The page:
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Nobu Shirai, So Kanazawa, Masami K. Yamaguchi; Early development of anisotropic sensitivities for expansion/contraction detection. Journal of Vision 2005;5(8):327. doi: 10.1167/5.8.327.
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The visual system has higher sensitivity to expansion than to contraction (e.g. Ptito et al., 2002; Takeuchi, 1997). Early development of the anisotropy for expansion/contraction detection have investigated by Shirai et al. (2004a). They tested 2–8 month olds' sensitivity to expansion/contraction by using visual search displays and demonstrated that the anisotropy for expansion/contraction detection emerges at about 3 months of age.
In the present study, we re-examined development of the anisotropy by using dynamic random dot patterns (RDPs). RDP is a popular stimulus to measure young infants' motion sensitivity (e.g., Banton & Bertethal, 1996; Shirai et al., 2004b; Wattam-Bell, 1996).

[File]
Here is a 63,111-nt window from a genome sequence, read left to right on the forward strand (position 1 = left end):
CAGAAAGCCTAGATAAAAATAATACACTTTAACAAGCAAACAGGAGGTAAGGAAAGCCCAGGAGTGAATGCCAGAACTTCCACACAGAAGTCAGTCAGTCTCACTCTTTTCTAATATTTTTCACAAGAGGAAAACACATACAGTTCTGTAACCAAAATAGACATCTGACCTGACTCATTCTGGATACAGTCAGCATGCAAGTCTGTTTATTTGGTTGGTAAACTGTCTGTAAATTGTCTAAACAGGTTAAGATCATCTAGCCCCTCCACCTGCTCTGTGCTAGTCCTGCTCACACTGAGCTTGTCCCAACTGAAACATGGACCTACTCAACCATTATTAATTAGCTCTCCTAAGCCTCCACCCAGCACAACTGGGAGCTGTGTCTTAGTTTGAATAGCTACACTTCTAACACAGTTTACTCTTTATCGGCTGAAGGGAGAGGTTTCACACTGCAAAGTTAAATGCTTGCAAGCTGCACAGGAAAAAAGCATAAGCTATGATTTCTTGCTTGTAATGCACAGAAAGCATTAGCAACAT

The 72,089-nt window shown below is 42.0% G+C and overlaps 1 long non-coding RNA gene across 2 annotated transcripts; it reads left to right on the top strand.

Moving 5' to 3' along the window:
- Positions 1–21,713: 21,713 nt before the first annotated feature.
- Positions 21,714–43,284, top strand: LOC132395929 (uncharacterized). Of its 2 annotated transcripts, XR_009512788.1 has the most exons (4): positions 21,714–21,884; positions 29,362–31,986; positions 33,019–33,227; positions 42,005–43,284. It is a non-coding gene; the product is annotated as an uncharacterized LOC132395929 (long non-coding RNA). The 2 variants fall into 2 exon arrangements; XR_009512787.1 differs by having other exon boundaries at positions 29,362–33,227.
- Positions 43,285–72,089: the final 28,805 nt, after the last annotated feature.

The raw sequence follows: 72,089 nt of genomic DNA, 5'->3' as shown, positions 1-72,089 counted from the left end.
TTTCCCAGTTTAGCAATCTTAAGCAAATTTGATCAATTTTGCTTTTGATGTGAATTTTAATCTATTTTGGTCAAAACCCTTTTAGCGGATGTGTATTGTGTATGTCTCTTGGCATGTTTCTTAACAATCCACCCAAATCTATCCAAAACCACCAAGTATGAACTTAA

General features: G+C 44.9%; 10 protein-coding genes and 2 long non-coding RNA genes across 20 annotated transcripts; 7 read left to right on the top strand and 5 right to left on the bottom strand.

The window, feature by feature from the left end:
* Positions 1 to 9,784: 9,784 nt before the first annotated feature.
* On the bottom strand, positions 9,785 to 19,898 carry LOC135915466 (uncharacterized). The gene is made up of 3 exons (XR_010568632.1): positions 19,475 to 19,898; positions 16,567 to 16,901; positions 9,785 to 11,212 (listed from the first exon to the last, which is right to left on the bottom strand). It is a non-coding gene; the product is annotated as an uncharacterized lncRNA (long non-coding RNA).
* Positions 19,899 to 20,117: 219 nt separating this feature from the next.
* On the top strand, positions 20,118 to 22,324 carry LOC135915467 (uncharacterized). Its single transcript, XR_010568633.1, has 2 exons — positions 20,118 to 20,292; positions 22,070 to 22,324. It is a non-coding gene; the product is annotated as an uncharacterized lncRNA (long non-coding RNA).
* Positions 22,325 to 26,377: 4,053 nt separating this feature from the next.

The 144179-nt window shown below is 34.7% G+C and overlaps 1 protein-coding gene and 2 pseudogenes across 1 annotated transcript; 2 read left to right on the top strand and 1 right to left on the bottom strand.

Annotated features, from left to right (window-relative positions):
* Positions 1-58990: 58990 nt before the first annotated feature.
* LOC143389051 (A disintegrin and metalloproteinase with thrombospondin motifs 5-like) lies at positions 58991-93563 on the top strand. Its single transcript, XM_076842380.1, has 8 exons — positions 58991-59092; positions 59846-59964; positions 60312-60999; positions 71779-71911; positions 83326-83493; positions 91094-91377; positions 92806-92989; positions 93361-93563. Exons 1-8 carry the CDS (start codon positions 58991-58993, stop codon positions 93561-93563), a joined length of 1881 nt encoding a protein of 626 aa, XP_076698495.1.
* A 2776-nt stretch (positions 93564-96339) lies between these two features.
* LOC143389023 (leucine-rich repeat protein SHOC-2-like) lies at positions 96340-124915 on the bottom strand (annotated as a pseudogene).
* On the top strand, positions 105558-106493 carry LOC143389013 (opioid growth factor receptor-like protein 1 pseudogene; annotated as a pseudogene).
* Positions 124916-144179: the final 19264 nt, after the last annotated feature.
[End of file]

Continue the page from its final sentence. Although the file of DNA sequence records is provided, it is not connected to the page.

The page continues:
A total of 115 2–4 month-old infants participated. We presented two RDPs to the infants side by side. One was a target composed of radially moved signal dots and randomly moved noise dots. The other was a distractor composed of noise dots only. There were 4 experimental blocks: 2 target motions (expansion/contraction) X 2 signal strengths (a ratio of the number of signal dots to that of signal + noise dots in a target; 1 or 0.5). Each experimental block consisted of 4 presentations of a pair of RDPs. Each infant participated in only one experimental block. We calculated the infant's preference score (PS) for target based on a videotaped infant's looking behavior. The PS was defined as the ratio of total looking time for target to that for target + distractor in an experimental block.
The results indicated that the infants aged over 3 months showed significant preference for the expansion target only when the target had strong (=1) signal strength. None of the infants showed significant preference for the contraction target even the target has strong signal strength. These results suggest that the anisotropy for expansion/contraction detection emerges at about 3 months of age independent of stimulus types.
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